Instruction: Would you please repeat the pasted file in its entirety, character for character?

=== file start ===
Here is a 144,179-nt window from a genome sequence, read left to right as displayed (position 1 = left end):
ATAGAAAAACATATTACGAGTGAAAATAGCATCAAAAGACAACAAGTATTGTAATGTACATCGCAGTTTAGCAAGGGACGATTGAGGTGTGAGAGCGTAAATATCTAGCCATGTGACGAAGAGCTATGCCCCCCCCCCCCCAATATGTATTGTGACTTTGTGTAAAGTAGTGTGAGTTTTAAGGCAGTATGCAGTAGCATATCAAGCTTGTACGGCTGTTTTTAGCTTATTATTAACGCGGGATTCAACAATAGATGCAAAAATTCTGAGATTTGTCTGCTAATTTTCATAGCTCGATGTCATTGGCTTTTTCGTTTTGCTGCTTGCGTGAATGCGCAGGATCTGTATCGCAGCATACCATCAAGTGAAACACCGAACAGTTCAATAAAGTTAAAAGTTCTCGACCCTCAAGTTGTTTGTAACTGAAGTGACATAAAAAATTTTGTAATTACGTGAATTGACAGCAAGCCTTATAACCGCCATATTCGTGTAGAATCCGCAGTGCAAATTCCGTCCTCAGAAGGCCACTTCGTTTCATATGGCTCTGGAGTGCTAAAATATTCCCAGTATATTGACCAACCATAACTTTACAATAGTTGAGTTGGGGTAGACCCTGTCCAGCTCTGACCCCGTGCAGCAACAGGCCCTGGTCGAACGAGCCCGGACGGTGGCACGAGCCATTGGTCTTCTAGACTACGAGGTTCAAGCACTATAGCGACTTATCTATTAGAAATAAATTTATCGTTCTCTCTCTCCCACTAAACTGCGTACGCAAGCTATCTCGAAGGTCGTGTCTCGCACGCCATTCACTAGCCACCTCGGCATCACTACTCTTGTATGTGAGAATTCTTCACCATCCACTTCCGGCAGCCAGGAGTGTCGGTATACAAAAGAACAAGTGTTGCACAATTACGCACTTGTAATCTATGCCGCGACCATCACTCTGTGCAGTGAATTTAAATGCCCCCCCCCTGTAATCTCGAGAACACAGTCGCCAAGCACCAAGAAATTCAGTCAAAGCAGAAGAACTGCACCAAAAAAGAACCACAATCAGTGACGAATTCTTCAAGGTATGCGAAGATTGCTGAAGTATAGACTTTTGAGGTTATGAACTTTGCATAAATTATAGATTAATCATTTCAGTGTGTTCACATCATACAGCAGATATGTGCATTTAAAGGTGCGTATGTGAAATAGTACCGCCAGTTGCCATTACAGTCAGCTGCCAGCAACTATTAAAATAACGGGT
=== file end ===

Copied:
Here is a 144,179-nt window from a genome sequence, read left to right as displayed (position 1 = left end):
ATAGAAAAACATATTACGAGTGAAAATAGCATCAAAAGACAACAAGTATTGTAATGTACATCGCAGTTTAGCAAGGGACGATTGAGGTGTGAGAGCGTAAATATCTAGCCATGTGACGAAGAGCTATGCCCCCCCCCCCCCAATATGTATTGTGACTTTGTGTAAAGTAGTGTGAGTTTTAAGGCAGTATGCAGTAGCATATCAAGCTTGTACGGCTGTTTTTAGCTTATTATTAACGCGGGATTCAACAATAGATGCAAAAATTCTGAGATTTGTCTGCTAATTTTCATAGCTCGATGTCATTGGCTTTTTCGTTTTGCTGCTTGCGTGAATGCGCAGGATCTGTATCGCAGCATACCATCAAGTGAAACACCGAACAGTTCAATAAAGTTAAAAGTTCTCGACCCTCAAGTTGTTTGTAACTGAAGTGACATAAAAAATTTTGTAATTACGTGAATTGACAGCAAGCCTTATAACCGCCATATTCGTGTAGAATCCGCAGTGCAAATTCCGTCCTCAGAAGGCCACTTCGTTTCATATGGCTCTGGAGTGCTAAAATATTCCCAGTATATTGACCAACCATAACTTTACAATAGTTGAGTTGGGGTAGACCCTGTCCAGCTCTGACCCCGTGCAGCAACAGGCCCTGGTCGAACGAGCCCGGACGGTGGCACGAGCCATTGGTCTTCTAGACTACGAGGTTCAAGCACTATAGCGACTTATCTATTAGAAATAAATTTATCGTTCTCTCTCTCCCACTAAACTGCGTACGCAAGCTATCTCGAAGGTCGTGTCTCGCACGCCATTCACTAGCCACCTCGGCATCACTACTCTTGTATGTGAGAATTCTTCACCATCCACTTCCGGCAGCCAGGAGTGTCGGTATACAAAAGAACAAGTGTTGCACAATTACGCACTTGTAATCTATGCCGCGACCATCACTCTGTGCAGTGAATTTAAATGCCCCCCCCCTGTAATCTCGAGAACACAGTCGCCAAGCACCAAGAAATTCAGTCAAAGCAGAAGAACTGCACCAAAAAAGAACCACAATCAGTGACGAATTCTTCAAGGTATGCGAAGATTGCTGAAGTATAGACTTTTGAGGTTATGAACTTTGCATAAATTATAGATTAATCATTTCAGTGTGTTCACATCATACAGCAGATATGTGCATTTAAAGGTGCGTATGTGAAATAGTACCGCCAGTTGCCATTACAGTCAGCTGCCAGCAACTATTAAAATAACGGGT